No announcement of tariffs on import of European cars into the United States will be announced by Washington next week. This was said by the outgoing president of the European Commission Jean-Claude Juncker.
A decision about whether to implement new tariffs on European carmakers has to be taken by the US President Donald Trump by November 13. This date was set after an argument in May by Trump that the import of European autos into the US posed a threat to the national security of the country.
Trump will not go ahead with new tariffs, said Sueddeutsche Zeitung, Juncker, who leads the EU’s executive arm, in an interview with the German newspaper. “Trump will ruffle a bit, but there will be no automobile tariffs” Juncker told the German newspaper, according to a literal translation on Google translate.
Since Trump came to power, there has been tension between the US and the European Union in terms of the trade between the two conventional trading partners. Trump also ended a process of negotiations on a possible trade deal between the two partners that had been started by the previous US administration and was ongoing till Trump became the president. Additionally, tariff on import of steel and aluminium from Europe was also imposed by Trump last year. In retaliation, import tariffs on 2.8 billion euros worth of US goods was imposed by the EU a few months later.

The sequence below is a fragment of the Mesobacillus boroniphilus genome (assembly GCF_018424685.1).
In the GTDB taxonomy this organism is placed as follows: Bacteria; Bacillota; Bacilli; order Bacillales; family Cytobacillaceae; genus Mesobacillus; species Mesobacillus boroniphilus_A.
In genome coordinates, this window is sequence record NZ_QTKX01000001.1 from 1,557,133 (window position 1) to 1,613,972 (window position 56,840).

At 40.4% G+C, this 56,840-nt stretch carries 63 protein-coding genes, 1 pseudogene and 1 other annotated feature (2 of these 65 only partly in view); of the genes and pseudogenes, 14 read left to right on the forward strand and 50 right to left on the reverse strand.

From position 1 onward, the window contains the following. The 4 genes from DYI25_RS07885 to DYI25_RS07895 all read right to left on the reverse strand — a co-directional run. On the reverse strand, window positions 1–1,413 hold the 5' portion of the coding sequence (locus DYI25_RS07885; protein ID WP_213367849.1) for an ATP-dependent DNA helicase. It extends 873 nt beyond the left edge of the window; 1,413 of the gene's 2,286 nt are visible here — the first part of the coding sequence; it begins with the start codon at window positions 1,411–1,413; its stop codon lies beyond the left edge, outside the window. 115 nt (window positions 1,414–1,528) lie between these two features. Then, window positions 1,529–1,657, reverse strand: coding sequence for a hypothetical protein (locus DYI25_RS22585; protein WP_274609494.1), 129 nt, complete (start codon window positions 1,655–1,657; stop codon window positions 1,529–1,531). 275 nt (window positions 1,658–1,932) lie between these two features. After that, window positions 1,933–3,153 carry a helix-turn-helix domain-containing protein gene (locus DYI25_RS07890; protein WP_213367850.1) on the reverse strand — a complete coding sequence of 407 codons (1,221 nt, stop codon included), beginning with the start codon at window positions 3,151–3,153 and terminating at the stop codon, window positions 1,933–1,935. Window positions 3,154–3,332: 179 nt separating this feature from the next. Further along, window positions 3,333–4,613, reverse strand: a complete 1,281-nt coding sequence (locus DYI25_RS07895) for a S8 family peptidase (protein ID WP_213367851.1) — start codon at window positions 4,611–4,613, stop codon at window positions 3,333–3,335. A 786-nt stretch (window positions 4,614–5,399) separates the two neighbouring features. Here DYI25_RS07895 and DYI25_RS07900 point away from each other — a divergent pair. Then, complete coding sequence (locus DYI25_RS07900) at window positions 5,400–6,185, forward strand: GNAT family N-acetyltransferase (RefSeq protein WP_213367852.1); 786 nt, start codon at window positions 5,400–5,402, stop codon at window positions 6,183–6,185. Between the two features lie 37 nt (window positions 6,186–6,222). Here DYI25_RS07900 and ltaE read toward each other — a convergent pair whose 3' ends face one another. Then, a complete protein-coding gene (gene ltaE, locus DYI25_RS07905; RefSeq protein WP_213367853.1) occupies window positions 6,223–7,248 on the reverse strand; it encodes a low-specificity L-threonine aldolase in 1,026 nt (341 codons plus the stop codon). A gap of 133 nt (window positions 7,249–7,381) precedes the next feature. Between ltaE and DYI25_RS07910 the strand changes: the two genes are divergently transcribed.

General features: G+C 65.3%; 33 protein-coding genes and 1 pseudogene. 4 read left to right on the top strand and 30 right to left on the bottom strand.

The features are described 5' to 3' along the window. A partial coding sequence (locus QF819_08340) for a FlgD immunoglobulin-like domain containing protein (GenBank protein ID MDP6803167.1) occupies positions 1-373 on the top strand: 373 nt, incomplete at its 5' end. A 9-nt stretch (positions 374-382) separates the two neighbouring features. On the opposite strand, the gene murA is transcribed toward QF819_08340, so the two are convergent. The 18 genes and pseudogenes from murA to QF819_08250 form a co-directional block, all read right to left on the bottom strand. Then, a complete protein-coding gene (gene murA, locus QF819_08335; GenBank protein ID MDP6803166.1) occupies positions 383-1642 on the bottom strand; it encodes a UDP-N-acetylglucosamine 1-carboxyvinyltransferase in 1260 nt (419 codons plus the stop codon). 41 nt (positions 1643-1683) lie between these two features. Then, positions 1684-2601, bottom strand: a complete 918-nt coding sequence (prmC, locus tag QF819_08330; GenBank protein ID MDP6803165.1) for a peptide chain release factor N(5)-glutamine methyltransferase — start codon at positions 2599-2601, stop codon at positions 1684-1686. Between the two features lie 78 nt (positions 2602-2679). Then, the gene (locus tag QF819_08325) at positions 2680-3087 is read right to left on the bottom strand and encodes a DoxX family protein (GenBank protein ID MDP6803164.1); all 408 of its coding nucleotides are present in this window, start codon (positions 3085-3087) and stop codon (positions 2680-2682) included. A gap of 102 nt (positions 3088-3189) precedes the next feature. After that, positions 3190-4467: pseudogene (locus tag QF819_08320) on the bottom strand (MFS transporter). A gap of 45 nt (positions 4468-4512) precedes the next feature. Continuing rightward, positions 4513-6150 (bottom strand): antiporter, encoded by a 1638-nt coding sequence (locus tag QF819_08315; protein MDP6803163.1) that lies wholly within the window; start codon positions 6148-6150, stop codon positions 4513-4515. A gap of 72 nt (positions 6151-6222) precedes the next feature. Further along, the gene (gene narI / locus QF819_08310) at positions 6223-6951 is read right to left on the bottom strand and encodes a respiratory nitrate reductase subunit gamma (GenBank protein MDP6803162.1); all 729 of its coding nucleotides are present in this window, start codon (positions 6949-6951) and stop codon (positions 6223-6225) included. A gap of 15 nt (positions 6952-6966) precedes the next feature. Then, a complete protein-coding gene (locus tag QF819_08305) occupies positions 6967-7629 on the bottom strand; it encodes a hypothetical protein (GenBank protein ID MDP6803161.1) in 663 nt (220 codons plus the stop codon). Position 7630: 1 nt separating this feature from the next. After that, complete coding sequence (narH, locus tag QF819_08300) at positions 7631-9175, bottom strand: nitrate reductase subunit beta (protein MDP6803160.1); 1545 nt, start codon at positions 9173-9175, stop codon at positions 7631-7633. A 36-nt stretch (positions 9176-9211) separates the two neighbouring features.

And in the latest round of tariffs, duties on $7.5 billion worth of European goods were announced by the US in October. This decision was related to a dispute at the World Trade Organization (WTO) over subsidies to airlines.
Despite the existing trade tensions between the partners, last month, there was conversation over the phone about transatlantic trade between EU Trade Commissioner Cecilia Malmstrom and Robert Lighthizer, the US trade representative, according to a report aired by CNBC. That phone call was the first high level contact bon trade between the two parties since the last round of US tariffs on Europe.
A viable alternative to imposing these new car duties in November could be new talks with Europe, said US Commerce Secretary Wilbur Ross in an interview to the Financial Times last month.
No comments on the issue were available in the media in recent times by the White House.
(Adapted from CNBC.com)